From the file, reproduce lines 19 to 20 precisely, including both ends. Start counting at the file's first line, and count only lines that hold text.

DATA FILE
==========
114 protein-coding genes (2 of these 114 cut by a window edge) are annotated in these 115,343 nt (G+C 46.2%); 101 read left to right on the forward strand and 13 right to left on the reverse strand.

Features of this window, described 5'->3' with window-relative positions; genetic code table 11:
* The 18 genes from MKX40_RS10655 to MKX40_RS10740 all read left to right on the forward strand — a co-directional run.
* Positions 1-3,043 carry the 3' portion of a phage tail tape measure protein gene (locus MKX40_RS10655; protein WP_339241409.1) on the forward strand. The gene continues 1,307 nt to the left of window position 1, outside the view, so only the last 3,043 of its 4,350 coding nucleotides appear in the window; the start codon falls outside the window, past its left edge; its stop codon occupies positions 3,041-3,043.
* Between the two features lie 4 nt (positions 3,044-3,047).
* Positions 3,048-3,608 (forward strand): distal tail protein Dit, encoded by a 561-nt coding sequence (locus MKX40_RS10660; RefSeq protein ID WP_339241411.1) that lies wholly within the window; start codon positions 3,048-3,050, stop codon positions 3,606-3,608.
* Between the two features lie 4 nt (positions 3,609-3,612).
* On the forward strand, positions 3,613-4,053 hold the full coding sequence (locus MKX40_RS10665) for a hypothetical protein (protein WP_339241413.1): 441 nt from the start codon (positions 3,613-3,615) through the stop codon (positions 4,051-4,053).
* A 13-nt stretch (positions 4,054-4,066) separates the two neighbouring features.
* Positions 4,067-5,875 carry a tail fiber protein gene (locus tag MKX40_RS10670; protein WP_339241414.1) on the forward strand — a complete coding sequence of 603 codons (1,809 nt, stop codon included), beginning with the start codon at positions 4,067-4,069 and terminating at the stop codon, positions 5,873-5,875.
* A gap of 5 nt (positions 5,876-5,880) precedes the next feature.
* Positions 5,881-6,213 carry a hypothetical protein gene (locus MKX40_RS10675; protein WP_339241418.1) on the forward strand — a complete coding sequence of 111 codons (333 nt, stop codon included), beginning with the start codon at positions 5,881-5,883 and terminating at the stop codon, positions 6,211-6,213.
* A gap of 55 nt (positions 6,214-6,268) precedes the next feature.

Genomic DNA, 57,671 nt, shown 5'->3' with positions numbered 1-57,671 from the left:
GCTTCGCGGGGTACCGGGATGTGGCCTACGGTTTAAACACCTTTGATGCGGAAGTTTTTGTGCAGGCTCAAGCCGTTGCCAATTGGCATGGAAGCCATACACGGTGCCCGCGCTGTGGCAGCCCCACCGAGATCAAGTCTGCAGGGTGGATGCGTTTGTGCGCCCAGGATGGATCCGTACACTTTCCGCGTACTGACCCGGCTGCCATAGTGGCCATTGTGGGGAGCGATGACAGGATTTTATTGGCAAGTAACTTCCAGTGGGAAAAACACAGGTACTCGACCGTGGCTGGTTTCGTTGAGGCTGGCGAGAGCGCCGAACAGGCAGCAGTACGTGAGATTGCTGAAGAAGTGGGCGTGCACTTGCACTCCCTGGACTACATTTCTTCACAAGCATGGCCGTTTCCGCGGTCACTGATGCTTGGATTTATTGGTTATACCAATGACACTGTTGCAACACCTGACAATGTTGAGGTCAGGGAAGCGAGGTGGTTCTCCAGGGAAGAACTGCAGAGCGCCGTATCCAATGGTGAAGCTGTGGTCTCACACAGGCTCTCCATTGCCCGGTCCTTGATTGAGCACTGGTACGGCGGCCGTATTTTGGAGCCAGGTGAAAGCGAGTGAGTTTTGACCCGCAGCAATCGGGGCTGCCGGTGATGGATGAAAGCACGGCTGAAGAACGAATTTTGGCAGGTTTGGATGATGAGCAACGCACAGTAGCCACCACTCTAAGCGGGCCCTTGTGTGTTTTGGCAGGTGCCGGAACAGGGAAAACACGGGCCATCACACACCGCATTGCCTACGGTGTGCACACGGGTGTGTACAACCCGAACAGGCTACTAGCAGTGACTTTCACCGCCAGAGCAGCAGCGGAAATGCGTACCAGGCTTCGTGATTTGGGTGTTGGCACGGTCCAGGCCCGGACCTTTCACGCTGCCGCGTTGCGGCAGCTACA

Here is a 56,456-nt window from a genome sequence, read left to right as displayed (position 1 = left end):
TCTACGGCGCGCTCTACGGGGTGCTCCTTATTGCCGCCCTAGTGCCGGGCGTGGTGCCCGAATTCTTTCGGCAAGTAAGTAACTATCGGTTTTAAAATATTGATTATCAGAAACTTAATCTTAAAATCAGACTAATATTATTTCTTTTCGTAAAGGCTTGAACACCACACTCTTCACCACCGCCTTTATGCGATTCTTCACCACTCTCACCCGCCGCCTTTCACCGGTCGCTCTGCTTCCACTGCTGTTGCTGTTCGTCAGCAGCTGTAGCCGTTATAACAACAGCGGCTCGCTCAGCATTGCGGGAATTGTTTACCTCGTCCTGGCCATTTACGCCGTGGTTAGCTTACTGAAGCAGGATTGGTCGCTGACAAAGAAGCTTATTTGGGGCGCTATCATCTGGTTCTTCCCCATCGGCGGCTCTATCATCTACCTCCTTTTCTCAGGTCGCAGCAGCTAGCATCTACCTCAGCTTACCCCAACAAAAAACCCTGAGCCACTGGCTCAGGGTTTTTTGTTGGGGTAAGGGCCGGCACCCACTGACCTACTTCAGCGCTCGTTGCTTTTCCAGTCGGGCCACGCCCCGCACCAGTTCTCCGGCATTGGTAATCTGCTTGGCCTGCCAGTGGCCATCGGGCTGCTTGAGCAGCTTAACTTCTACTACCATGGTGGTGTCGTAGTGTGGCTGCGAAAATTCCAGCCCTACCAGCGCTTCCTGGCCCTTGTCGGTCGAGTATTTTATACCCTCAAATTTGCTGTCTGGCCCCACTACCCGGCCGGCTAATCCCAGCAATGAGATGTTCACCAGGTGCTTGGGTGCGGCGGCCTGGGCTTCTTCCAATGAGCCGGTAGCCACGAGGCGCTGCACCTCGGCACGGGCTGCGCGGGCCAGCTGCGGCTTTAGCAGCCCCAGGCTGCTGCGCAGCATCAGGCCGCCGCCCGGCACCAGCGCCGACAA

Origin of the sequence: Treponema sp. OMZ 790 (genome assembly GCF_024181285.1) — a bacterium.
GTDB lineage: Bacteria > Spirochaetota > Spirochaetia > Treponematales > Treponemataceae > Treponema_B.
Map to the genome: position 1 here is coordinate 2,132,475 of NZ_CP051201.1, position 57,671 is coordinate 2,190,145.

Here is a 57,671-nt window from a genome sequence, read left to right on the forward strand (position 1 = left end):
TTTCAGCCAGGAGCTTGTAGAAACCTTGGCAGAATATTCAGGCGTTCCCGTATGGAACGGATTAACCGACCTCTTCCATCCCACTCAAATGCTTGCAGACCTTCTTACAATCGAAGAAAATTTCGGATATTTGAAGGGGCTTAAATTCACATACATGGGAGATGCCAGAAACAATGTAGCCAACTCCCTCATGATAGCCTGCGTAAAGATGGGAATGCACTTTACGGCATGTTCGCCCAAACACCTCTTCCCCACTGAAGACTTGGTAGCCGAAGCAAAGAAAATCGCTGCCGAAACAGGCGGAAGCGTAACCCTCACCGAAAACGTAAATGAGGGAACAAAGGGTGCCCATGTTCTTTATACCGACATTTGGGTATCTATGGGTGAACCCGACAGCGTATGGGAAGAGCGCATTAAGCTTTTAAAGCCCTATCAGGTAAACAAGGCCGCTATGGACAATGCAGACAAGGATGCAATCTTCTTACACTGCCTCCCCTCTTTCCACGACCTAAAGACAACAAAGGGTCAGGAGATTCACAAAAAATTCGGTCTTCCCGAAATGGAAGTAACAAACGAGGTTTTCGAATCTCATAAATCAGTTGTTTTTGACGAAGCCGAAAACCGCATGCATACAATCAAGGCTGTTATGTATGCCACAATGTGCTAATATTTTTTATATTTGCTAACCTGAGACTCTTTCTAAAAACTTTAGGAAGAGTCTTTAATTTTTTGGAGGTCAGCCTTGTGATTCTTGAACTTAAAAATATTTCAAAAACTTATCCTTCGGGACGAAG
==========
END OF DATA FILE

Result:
GTDB lineage: Bacteria > Spirochaetota > Spirochaetia > Treponematales > Treponemataceae > Treponema_B.
Map to the genome: position 1 here is coordinate 2,132,475 of NZ_CP051201.1, position 57,671 is coordinate 2,190,145.